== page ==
Eagles defensive tackle Fletcher Cox said the other day that whichever highly regarded defense steps up in Sunday’s NFC championship game, that team will prevail. And looking at the matchup, it is hard to disagree.
Both teams are capable of shutting down the run – the Eagles ranked first there, the visiting Minnesota Vikings ranked second – but the place where the Eagles really must perform is in pass defense, to narrow a seeming disparity with their visitors. The Vikings’ 3,078 passing yards allowed were the NFL’s second-fewest, and their 13 touchdown passes allowed were the fewest. The Eagles’ defense ranked 17th in passing yardage, 3,637, though opponents often had a hard time turning those yards into points, particularly at Lincoln Financial Field, where the Eagles have allowed just five touchdown passes in their last six home games. They gave up 24 over their 16-game season.
Adam Thielen’s 1,276 receiving yards in 2017 make him the third-most-productive receiver the Eagles have faced this season, behind the Falcons’ Julio Jones (1,444 yards) and the Chargers’ Keenan Allen (1,393). Both Jones and Allen did some damage in their matchups with the Eagles – Jones with nine catches for 101 yards last week, Allen five catches for 138 yards back on Oct. 1 – though the Eagles won both games.
Neither Jones nor Allen had a teammate who put up 849 receiving yards this season, though, the way last Sunday’s divisional round hero, Stefon Diggs, did on his 64 catches.
Patrick Robinson, usually the Eagles’ nickel corner, said he thinks he needs to be ready for both Thielen and Diggs, because “they line up everywhere” in Minnesota offensive coordinator Pat Shurmur’s scheme.
Thielen is one of those stories that really makes you question all the draft prep teams do – undrafted out of Divison II Minnesota State (Mankato), not invited to the NFL Scouting Combine, 160 catches for 2,243 yards and nine touchdowns the past two seasons.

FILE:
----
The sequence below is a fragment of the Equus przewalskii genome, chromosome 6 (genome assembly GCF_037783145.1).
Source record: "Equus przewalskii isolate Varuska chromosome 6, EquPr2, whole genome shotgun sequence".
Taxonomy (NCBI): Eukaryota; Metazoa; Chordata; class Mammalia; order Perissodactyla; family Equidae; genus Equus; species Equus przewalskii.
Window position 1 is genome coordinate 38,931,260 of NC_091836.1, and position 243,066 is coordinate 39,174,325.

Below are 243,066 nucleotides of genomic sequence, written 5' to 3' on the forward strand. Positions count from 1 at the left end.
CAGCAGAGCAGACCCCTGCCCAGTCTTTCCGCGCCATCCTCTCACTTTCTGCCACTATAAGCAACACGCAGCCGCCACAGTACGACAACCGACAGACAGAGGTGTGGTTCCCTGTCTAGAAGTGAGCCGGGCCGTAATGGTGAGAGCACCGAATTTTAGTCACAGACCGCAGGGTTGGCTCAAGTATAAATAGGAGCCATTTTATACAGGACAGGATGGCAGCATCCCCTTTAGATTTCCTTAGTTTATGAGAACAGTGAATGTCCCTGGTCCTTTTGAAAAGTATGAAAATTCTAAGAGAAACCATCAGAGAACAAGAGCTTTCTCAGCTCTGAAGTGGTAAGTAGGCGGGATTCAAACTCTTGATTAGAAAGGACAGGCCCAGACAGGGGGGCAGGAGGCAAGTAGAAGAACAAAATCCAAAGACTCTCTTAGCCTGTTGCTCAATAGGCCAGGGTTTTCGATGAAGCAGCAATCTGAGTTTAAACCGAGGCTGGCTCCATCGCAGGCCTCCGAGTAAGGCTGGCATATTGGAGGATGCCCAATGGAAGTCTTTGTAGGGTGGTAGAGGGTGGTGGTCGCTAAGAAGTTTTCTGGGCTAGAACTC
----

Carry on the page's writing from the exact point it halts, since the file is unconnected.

“He’s very crafty with his routes,” Robinson said. “He does everything, like, textbook. He’s breaking down, his head’s over his toes, he’s really pumping his arms. Everything’s really textbook with him. In my opinion, that’s why he’s had so much success.”
Safety Rodney McLeod agreed: “He’s a savvy route-runner. Gets in and out of his breaks well.”
Robinson said of Diggs: “Diggs is really quick. He’s kind of crafty also, but he’s pretty quick and explosive.”
Corner Jalen Mills noted that “you see ‘em consistently getting open. Guys having really, really tight coverage on ’em, and then at the same time, they make successful catches.”
Minnesota also uses tight end Kyle Rudolph (57 catches, 532 yards, eight touchdowns) and running back Jerick McKinnon (51 catches, 421 yards, two touchdowns) effectively in the passing game.
The Vikings have a lot of success with “pick” or “rub” routes. In the NFL, the rules on what is legal there leave room for interpretation. Downfield, a receiver isn’t supposed to cut off a defender unless the receiver is playing the ball, but judging who is running into whom, with what intent, in tight spaces is something like calling a block or charge in basketball.
“Well, not every pick play is illegal,” safety Malcolm Jenkins noted. “If you’re up on the line of scrimmage, you’re an aggressive defense that likes to press all your corners or DBs, then they can contact you within 1 yard of the line of scrimmage. The rest of it is body position. They’re not just going to run up to you and hit you. They’ll just kind of put people in your way as a defender and make you weave in and out and somebody gets open. So you’ve got to recognize the formations and put yourselves in positions not to get picked.”
Eagles defensive coordinator Jim Schwartz was asked this week about what the Vikings do with picks and rubs, and Schwartz didn’t seem to think it was that notable.
“Everybody in the NFL runs versions of it,” Schwartz said. “We defend it every week, so I wouldn’t say one team defends it more or uses it more than the next.
“A lot of it depends on what you’re playing, also. … If you’re playing man, you’ve got potential to get picked. If you’re playing zone, you’re probably not going to get picked. So I think a lot of it also depends on what [opposing defenses] do.”
Thielen has been limited in practice this week by a back injury suffered in last week’s victory over the Saints, and is listed as questionable, though he is expected to play. He caught six passes for 74 yards against New Orleans.
Diggs also ended that game with six catches, for 137 yards – and one really big touchdown, as time expired.